“It goes back to 2009, when we had several patients admitted to our hospital here in Dallas … who had what we described as an atypical transverse myelitis, which means inflammation of the spinal cord,” Greenberg said.
“But these kids just seemed different. We didn’t know why at the time,” he continued. “It wasn’t until 2014 that we put all the pieces together and recognized those were our first cases of acute flaccid myelitis.”
Sarah Todd Hammer, 19, is one patient who’d developed AFM early on, in 2010. She said doctors didn’t seem to have answers at the time and that “no one really knew how to treat me.” She’d been diagnosed with a different disease before seeing Greenberg in Texas last year when he confirmed her diagnosis as AFM, she said.
Todd Hammer’s condition, however, hasn’t stopped her from doing her best to live life ably. She’s learned how to drive and was accepted into Davidson College, where she plans to live on campus. She’s also written several children’s books about her experience while also making a clothing line for children with disabilities.
“One big thing that I’ve learned is that you can have a great life no matter what,” she said. “I don’t think having a disability can stop you from achieving what you want to achieve and I feel although it might be harder, of course, it’s still possible.”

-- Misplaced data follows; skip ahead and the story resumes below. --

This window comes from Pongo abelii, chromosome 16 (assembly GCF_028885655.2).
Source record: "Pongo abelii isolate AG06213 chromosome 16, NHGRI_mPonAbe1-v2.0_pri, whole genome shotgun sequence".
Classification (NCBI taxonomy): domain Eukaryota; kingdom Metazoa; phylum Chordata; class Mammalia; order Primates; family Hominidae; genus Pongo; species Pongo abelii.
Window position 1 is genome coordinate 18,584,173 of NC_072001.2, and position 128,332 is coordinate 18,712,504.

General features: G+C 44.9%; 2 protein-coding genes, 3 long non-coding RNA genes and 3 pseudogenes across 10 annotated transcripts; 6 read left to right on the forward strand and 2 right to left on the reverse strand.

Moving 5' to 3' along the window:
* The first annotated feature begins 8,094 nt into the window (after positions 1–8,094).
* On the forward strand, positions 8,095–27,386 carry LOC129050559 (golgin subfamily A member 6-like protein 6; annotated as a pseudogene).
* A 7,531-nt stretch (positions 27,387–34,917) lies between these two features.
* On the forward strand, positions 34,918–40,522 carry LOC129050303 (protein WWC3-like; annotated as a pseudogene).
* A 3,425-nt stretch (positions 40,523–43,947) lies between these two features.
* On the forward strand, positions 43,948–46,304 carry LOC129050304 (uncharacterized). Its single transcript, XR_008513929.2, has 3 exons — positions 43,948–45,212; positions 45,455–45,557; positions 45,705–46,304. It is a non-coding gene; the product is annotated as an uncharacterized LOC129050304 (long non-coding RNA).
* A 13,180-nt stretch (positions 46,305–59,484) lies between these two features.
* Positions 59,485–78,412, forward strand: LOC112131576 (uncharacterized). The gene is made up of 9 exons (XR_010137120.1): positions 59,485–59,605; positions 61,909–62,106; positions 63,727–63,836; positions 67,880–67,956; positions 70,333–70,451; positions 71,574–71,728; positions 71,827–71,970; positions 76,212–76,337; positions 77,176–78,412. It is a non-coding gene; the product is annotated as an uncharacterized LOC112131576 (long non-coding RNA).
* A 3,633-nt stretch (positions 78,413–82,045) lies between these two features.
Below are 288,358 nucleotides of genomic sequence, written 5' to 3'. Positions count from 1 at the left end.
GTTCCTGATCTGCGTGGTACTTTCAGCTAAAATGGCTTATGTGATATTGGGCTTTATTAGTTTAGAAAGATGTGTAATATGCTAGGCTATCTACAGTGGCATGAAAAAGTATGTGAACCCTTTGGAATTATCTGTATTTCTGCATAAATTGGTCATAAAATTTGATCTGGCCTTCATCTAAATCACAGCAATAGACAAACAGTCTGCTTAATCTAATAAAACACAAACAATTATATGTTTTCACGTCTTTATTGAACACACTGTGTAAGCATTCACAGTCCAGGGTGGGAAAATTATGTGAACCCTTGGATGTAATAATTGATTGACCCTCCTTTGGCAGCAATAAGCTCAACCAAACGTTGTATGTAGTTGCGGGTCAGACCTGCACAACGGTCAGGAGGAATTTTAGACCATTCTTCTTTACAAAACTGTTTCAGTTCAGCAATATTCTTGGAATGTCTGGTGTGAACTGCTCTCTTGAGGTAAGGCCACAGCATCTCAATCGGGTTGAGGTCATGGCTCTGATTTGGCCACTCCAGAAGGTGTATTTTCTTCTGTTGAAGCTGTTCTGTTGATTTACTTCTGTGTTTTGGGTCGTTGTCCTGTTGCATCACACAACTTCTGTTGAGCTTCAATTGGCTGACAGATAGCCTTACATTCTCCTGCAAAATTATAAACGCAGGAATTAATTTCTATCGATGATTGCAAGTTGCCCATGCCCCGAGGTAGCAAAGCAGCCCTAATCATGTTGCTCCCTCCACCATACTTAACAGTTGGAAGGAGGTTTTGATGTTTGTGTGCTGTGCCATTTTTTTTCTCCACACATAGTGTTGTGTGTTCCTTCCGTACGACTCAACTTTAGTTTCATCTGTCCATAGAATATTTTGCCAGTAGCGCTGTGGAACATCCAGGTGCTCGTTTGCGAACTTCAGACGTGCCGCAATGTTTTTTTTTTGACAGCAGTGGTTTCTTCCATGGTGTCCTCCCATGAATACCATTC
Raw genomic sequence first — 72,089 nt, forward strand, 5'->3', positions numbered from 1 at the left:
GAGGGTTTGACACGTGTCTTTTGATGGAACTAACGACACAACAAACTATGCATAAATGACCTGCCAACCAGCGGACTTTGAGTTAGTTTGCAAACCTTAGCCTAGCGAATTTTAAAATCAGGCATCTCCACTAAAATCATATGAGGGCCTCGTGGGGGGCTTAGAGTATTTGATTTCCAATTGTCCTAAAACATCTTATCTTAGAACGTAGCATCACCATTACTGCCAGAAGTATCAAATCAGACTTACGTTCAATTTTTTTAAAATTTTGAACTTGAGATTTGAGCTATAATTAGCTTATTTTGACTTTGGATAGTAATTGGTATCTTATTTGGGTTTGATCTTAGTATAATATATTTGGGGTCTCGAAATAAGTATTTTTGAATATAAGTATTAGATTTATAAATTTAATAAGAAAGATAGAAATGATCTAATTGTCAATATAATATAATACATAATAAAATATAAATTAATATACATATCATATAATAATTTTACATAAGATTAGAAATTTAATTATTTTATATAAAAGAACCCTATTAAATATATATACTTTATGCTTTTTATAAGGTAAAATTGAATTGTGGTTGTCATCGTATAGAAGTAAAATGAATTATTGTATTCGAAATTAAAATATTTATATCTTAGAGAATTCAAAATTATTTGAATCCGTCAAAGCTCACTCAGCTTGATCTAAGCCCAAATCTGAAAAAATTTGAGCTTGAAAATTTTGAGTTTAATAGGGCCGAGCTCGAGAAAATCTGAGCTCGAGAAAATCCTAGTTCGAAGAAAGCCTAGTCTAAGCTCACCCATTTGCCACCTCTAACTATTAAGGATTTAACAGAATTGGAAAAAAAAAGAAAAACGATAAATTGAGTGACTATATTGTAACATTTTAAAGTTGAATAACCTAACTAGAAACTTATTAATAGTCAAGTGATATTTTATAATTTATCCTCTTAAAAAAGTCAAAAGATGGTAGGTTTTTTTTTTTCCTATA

The CDC task force has made crucial progress in determining what causes AFM. So far, it’s narrowed down a few viral culprits, including the enterovirus strains A71 and D68.
“Knowing which virus is involved is critical for understanding what’s actually happening in children who are getting paralyzed,” Greenberg said. “If we know the specific virus that is involved, we can work on antiviral therapies to try and kill the virus and prevent it from causing more damage in the infected child.”
Greenberg said that his team is also “gaining knowledge” on why the virus, over time, has begun paralyzing patients. In part, he said, it’s because “the virus has mutated.”
While Greenberg’s team continues looking for a way to root out the disease, other doctors are using experimental treatments to lessen the nerve damage already caused by AFM.